Monday, March 7, 2011
Ducks: So close to L.A. but far from Vancouver
By Dan Arritt
ANAHEIM -- A return to the top eight was just 60 minutes away.
All the Ducks needed was a victory Sunday evening against the visiting Vancouver Canucks and they would leapfrog over the eighth-place Kings in the Western Conference standings.
But the Vancouver Canucks have a way of putting things in perspective.
A day after winning in Los Angeles, the Canucks backed up that performance with a model of efficiency, deflating Anaheim by scoring in the opening minute of the first and second periods and ending their hopes of winning four in a row by scoring a power-play goal in the third.
Vancouver took just 16 shots in the game but that was enough to secure a workmanlike 3-0 victory at Honda Center.
“We didn’t seem to find any emotional level,” said Ducks coach Randy Carlyle said. “I don’t remember us having any extended periods of grind shifts in the zone, and we didn’t do a very good job on the forecheck.”
Everything was in place for the Ducks to move up in the standings.
They were facing a Vancouver team that was playing its second road game in two days. Nevermind the Canucks were 7-1-2 on the season with zero days rest, they would surely be heavy in the legs after killing six penalties the day before, right?
To make conditions ever more favorable, the Canucks decided to suit up second-string goalie Cory Schneider and give Roberto Luongo some rest after securing his 300th career victory against Los Angeles.
Schneider is probably best known for his offensive skills, getting two assists earlier this season against Tampa Bay to tie a franchise record, but he gave a Luongo-type performance while stopping 26 shots for his first career shutout in his 29th career game. The Ducks gave themselves some good looks but just couldn’t find the net.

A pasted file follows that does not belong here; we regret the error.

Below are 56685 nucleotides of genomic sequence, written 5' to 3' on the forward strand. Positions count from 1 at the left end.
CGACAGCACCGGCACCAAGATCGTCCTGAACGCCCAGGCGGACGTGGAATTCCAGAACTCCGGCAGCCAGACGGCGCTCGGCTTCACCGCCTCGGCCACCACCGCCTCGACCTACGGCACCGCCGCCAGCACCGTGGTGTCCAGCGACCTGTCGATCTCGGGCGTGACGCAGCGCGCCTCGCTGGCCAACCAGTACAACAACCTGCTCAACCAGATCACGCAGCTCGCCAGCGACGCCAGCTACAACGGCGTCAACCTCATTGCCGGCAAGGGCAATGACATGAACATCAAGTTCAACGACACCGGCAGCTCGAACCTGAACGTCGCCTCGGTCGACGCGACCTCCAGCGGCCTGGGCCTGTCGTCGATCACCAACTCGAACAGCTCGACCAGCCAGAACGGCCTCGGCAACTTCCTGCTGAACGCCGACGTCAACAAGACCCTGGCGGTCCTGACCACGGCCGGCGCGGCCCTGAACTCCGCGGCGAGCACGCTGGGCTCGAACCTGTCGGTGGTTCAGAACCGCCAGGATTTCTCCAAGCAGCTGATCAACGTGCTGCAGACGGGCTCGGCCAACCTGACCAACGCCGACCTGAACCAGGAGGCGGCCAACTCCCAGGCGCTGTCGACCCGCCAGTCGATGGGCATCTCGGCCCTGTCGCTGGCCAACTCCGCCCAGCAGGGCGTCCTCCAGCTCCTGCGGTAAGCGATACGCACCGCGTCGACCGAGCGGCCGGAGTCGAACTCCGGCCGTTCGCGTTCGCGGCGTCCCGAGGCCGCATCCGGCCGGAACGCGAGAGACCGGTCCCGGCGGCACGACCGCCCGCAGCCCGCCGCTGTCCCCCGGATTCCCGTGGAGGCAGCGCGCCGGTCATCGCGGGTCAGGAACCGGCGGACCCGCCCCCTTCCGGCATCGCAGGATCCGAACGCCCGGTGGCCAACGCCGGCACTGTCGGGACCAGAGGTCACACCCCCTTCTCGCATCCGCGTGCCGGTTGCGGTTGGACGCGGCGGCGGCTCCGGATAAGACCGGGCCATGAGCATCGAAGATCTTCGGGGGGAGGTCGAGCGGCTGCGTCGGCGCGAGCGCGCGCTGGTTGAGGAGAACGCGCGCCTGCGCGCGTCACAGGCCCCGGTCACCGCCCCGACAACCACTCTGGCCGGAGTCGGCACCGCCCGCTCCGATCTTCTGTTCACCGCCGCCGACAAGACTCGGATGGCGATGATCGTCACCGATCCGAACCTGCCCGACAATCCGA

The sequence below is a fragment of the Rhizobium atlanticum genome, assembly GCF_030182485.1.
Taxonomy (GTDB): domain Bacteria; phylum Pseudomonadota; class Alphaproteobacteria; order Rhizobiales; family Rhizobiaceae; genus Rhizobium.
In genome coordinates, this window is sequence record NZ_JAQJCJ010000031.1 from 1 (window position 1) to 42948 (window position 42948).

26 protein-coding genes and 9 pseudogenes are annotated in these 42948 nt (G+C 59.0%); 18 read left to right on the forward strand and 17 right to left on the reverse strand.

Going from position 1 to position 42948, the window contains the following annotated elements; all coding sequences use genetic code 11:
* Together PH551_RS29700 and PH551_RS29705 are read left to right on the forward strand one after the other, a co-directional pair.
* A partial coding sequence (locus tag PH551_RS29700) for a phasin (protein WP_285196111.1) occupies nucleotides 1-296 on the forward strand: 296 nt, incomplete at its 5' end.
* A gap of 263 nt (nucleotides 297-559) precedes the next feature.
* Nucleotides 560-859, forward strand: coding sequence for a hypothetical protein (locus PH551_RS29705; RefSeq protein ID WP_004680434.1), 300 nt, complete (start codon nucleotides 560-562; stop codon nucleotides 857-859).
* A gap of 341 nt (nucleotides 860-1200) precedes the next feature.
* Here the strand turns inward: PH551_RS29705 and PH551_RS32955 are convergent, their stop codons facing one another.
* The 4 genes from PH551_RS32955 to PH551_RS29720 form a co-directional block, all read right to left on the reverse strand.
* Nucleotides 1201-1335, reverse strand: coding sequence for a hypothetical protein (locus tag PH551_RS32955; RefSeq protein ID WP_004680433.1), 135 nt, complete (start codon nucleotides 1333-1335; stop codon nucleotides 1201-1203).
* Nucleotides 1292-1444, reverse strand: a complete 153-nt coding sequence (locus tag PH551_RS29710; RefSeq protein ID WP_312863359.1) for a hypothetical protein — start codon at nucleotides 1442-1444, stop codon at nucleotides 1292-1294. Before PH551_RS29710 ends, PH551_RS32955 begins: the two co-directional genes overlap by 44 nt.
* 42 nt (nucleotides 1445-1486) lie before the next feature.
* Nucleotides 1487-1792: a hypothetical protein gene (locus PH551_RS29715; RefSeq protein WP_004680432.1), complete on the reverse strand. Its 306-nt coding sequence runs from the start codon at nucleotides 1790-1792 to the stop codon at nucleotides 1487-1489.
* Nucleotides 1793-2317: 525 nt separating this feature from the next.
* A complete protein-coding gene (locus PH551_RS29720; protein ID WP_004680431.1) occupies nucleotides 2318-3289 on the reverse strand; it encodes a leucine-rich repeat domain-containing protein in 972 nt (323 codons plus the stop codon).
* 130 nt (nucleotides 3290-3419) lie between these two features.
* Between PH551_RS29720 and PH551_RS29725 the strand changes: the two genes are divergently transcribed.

“We weren’t as crisp as we wanted to be,” said Ducks leading scorer Corey Perry.
Any excitement the home team built coming into the game was dulled when Manny Malhotra scored his 100th career goal 42 seconds into the game on a 2-on-1 breakaway with Jannik Hansen.
“The guy with the puck was right in the middle of the ice, so you can’t kind of cheat or anything,” said Ducks goalkeeper Dan Ellis. “You try to make a read and [Malhotra’s shot] hit the back of my glove instead of the inside of my glove … chalk it up as a good shot.”
And a good sign for the Canucks. Coming into the game, they had won 81% of the games in which they scored first.
The Ducks managed to avoid any further damage the remainder of the period, but 17 seconds into the second, Malhotra and Hansen teamed up again after stealing the puck from Ducks rookie defenseman Cam Fowler, who was also on the ice for Malhotra's first goal.
“Certainly, they had timely goals at the beginning of periods,” said forward Brad Winchester. “In these playoff-type games, it’s all about momentum and it seems like they were able to create momentum at key times.”
Now the Ducks get a couple days of practice before hosting the New York Rangers on Wednesday. With the way the standings shuffle by the day, the Ducks might have more than just Los Angeles to pass by then.